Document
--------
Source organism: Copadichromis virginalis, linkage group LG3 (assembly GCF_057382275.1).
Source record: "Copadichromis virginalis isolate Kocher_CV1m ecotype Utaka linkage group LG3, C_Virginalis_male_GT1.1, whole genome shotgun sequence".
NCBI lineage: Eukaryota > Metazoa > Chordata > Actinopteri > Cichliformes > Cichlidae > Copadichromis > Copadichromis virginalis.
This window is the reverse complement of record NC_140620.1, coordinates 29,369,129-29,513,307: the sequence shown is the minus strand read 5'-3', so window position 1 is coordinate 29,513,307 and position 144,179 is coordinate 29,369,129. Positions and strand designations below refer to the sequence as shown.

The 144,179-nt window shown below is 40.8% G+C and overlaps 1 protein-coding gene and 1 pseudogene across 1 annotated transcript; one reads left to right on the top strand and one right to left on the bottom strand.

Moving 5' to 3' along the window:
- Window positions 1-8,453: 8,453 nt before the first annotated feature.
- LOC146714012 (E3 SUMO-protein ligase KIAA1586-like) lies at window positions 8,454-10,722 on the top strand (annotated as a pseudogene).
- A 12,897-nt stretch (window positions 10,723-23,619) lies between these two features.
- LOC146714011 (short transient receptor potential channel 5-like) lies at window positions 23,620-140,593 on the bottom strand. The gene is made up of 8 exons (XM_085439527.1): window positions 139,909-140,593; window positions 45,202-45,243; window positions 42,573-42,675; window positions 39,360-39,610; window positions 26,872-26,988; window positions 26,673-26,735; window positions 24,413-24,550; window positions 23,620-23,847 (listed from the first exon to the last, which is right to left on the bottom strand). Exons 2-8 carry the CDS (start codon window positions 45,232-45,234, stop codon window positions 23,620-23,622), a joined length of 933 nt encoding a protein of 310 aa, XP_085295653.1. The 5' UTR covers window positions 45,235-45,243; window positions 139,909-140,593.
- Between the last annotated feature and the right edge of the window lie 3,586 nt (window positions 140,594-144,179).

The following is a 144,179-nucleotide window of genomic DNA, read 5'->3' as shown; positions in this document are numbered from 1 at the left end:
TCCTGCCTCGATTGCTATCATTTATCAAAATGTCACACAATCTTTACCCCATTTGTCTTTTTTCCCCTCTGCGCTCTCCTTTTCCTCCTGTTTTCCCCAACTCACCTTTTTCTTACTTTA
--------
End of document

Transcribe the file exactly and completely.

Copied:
Source organism: Copadichromis virginalis, linkage group LG3 (assembly GCF_057382275.1).
Source record: "Copadichromis virginalis isolate Kocher_CV1m ecotype Utaka linkage group LG3, C_Virginalis_male_GT1.1, whole genome shotgun sequence".
NCBI lineage: Eukaryota > Metazoa > Chordata > Actinopteri > Cichliformes > Cichlidae > Copadichromis > Copadichromis virginalis.
This window is the reverse complement of record NC_140620.1, coordinates 29,369,129-29,513,307: the sequence shown is the minus strand read 5'-3', so window position 1 is coordinate 29,513,307 and position 144,179 is coordinate 29,369,129. Positions and strand designations below refer to the sequence as shown.

The 144,179-nt window shown below is 40.8% G+C and overlaps 1 protein-coding gene and 1 pseudogene across 1 annotated transcript; one reads left to right on the top strand and one right to left on the bottom strand.

Moving 5' to 3' along the window:
- Window positions 1-8,453: 8,453 nt before the first annotated feature.
- LOC146714012 (E3 SUMO-protein ligase KIAA1586-like) lies at window positions 8,454-10,722 on the top strand (annotated as a pseudogene).
- A 12,897-nt stretch (window positions 10,723-23,619) lies between these two features.
- LOC146714011 (short transient receptor potential channel 5-like) lies at window positions 23,620-140,593 on the bottom strand. The gene is made up of 8 exons (XM_085439527.1): window positions 139,909-140,593; window positions 45,202-45,243; window positions 42,573-42,675; window positions 39,360-39,610; window positions 26,872-26,988; window positions 26,673-26,735; window positions 24,413-24,550; window positions 23,620-23,847 (listed from the first exon to the last, which is right to left on the bottom strand). Exons 2-8 carry the CDS (start codon window positions 45,232-45,234, stop codon window positions 23,620-23,622), a joined length of 933 nt encoding a protein of 310 aa, XP_085295653.1. The 5' UTR covers window positions 45,235-45,243; window positions 139,909-140,593.
- Between the last annotated feature and the right edge of the window lie 3,586 nt (window positions 140,594-144,179).

The following is a 144,179-nucleotide window of genomic DNA, read 5'->3' as shown; positions in this document are numbered from 1 at the left end:
TCCTGCCTCGATTGCTATCATTTATCAAAATGTCACACAATCTTTACCCCATTTGTCTTTTTTCCCCTCTGCGCTCTCCTTTTCCTCCTGTTTTCCCCAACTCACCTTTTTCTTACTTTA